10 March 2006

Local housing strategy blasted by campaigners


Anger over yet another rise in waiting lists for nationalists

The chairman of St Patrick’s and St Joseph’s Housing Committee has blasted the latest Housing Executive report that shows that housing stress and homelessness continues to rise.
Liam Wiggins has also branded the outgoing North Belfast Housing Strategy “a complete failure” and demanded that any next strategy be split so it addresses both unionist and nationalist areas separately because of their differing needs.
“After three years of the North Belfast Housing Strategy we called for a review as regards unionist and nationalist areas because they had two different sets of needs, this did not happen. Now we are in the final year of the seven-year strategy and in the area we represent not one brick has been placed on top of another one in a new build development to increase the number of homes,” he said.
“I would ask the Housing Executive if management consider this strategy a success?
Liam Wiggins was responding to a report released recently entitled: Northern Ireland Housing Market – Review and Perspectives.
It showed housing stress figures for North Belfast (those over 30 points in the controversial points system) had again increased by 14 per cent since its last report. Of the entire housing need under and over 30 points, the figure had risen by 16 per cent.
Liam Wiggins said based on these percentages, he estimated that nationalists were now over 90 per cent of the waiting list.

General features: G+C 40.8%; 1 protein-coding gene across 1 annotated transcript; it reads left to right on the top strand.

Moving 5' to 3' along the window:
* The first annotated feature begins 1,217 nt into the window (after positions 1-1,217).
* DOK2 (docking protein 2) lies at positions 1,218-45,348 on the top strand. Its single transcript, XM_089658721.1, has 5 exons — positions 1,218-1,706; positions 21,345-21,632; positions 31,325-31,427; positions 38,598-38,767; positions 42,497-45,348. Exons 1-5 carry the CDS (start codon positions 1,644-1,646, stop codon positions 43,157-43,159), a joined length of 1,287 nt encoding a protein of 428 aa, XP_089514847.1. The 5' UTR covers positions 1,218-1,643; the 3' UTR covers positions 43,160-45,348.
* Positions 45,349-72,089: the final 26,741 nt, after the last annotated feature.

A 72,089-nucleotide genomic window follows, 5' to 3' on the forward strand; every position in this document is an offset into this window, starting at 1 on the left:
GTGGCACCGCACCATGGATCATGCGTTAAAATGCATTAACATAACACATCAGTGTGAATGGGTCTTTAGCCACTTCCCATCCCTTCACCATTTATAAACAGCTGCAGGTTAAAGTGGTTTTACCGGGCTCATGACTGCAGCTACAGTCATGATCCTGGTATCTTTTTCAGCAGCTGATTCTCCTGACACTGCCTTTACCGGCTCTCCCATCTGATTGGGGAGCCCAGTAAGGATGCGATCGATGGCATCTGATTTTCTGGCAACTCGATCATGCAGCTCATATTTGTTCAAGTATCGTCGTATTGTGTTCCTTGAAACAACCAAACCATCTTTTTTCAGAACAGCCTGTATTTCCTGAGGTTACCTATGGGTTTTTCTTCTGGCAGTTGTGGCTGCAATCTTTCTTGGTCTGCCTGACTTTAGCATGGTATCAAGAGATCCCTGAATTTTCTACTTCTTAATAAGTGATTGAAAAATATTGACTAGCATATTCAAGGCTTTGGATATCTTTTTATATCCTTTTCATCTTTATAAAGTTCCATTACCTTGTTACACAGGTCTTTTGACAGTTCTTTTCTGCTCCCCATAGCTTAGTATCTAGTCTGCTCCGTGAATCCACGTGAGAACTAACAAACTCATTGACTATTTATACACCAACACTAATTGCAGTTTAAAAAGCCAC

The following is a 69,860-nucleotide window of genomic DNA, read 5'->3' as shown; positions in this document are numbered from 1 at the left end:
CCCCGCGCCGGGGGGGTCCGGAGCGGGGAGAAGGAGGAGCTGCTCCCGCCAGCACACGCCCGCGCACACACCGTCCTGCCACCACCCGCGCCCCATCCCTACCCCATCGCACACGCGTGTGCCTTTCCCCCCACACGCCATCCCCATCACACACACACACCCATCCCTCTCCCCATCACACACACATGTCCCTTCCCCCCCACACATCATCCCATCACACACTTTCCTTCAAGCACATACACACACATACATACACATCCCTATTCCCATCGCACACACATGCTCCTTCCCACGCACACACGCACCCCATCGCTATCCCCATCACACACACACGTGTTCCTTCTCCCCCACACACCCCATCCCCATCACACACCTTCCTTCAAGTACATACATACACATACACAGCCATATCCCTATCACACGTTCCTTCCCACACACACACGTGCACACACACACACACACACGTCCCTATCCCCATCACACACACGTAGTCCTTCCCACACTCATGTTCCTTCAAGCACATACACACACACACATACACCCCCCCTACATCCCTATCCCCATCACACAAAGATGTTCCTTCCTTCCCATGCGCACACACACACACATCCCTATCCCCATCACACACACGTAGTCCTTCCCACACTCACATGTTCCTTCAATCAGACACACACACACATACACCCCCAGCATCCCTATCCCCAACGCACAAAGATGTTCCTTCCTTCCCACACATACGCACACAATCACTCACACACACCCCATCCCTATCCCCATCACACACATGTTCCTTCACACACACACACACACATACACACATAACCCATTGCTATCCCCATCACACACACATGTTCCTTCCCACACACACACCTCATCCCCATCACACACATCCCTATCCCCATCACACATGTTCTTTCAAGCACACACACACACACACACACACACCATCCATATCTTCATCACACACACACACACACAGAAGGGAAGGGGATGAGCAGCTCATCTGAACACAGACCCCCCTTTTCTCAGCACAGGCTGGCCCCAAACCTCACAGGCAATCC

“This so-called strategy has delivered nothing but more housing crisis, now up to 90 per cent from March 2000 at the start of the strategy when it was 73 per cent. We ask: Is this a success?”
The housing campaigner also said that that the Girdwood barracks development plans raised more questions than answers following claims by the SDLP’s Alban Maginness that it would go some way to easing the problem of housing in nationalist areas.
“We need to know what the plans for Girdwood are. Is it going to be a split site, and if so then what percentage of the land will be earmarked for housing? How many units will be built? Whilst we welcome any housing and potential leisure facility being built on the site the facts are that there will be no work started for at least two years which means the waiting list will continue to rise.”
Solving the long-term housing problem for nationalists demands more commitment from government, said Liam Wiggins.
“Realistically what nationalist North Belfast needs is a separate housing strategy similar to the Shankill. This has to be a strategy based on need and the genuine acquisition of land in sufficient amounts to meet that need.”
Liam Wiggins said the answer was an urban village for Sailortown.
“The swathes of land that are lying behind the dock gates under the control of a quango – the Harbour Commission – are the answer to this spiralling problem.”
A Housing Executive spokeswoman admitted that the housing stress list continued to rise, but claimed the situation would be much worse without the strategy.
But again she rejected accusations that the North Belfast Housing Strategy had failed, insisting the investment “cannot in any terms be classed as a failure”.
“By the end of March 2006, the Housing Strategy will have invested £166 million in North Belfast. Up to 2005, the Strategy had brought 822 new homes to North Belfast and by the end of March this year that total was expected to exceed 1,100.”

Journalist:: Evan Short

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